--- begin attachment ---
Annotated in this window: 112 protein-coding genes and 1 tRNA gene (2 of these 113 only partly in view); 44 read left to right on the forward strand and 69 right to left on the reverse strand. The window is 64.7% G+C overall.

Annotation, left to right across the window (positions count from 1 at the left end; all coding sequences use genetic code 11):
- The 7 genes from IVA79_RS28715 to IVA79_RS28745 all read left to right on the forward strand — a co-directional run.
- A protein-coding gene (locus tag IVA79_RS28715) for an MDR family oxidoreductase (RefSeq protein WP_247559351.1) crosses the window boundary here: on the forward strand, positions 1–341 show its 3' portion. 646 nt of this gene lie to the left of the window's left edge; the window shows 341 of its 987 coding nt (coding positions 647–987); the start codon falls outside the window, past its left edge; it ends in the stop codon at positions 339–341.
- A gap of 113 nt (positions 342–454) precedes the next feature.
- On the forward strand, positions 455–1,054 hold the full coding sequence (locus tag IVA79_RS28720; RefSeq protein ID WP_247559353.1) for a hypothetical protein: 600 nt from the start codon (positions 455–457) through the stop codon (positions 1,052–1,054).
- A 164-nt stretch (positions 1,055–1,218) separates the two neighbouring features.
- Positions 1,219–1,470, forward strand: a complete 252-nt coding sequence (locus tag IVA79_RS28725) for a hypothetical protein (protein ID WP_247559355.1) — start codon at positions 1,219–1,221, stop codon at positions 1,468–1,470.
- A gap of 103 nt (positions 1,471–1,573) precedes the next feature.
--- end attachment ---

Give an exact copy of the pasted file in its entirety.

Annotated in this window: 112 protein-coding genes and 1 tRNA gene (2 of these 113 only partly in view); 44 read left to right on the forward strand and 69 right to left on the reverse strand. The window is 64.7% G+C overall.

Annotation, left to right across the window (positions count from 1 at the left end; all coding sequences use genetic code 11):
- The 7 genes from IVA79_RS28715 to IVA79_RS28745 all read left to right on the forward strand — a co-directional run.
- A protein-coding gene (locus tag IVA79_RS28715) for an MDR family oxidoreductase (RefSeq protein WP_247559351.1) crosses the window boundary here: on the forward strand, positions 1–341 show its 3' portion. 646 nt of this gene lie to the left of the window's left edge; the window shows 341 of its 987 coding nt (coding positions 647–987); the start codon falls outside the window, past its left edge; it ends in the stop codon at positions 339–341.
- A gap of 113 nt (positions 342–454) precedes the next feature.
- On the forward strand, positions 455–1,054 hold the full coding sequence (locus tag IVA79_RS28720; RefSeq protein ID WP_247559353.1) for a hypothetical protein: 600 nt from the start codon (positions 455–457) through the stop codon (positions 1,052–1,054).
- A 164-nt stretch (positions 1,055–1,218) separates the two neighbouring features.
- Positions 1,219–1,470, forward strand: a complete 252-nt coding sequence (locus tag IVA79_RS28725) for a hypothetical protein (protein ID WP_247559355.1) — start codon at positions 1,219–1,221, stop codon at positions 1,468–1,470.
- A gap of 103 nt (positions 1,471–1,573) precedes the next feature.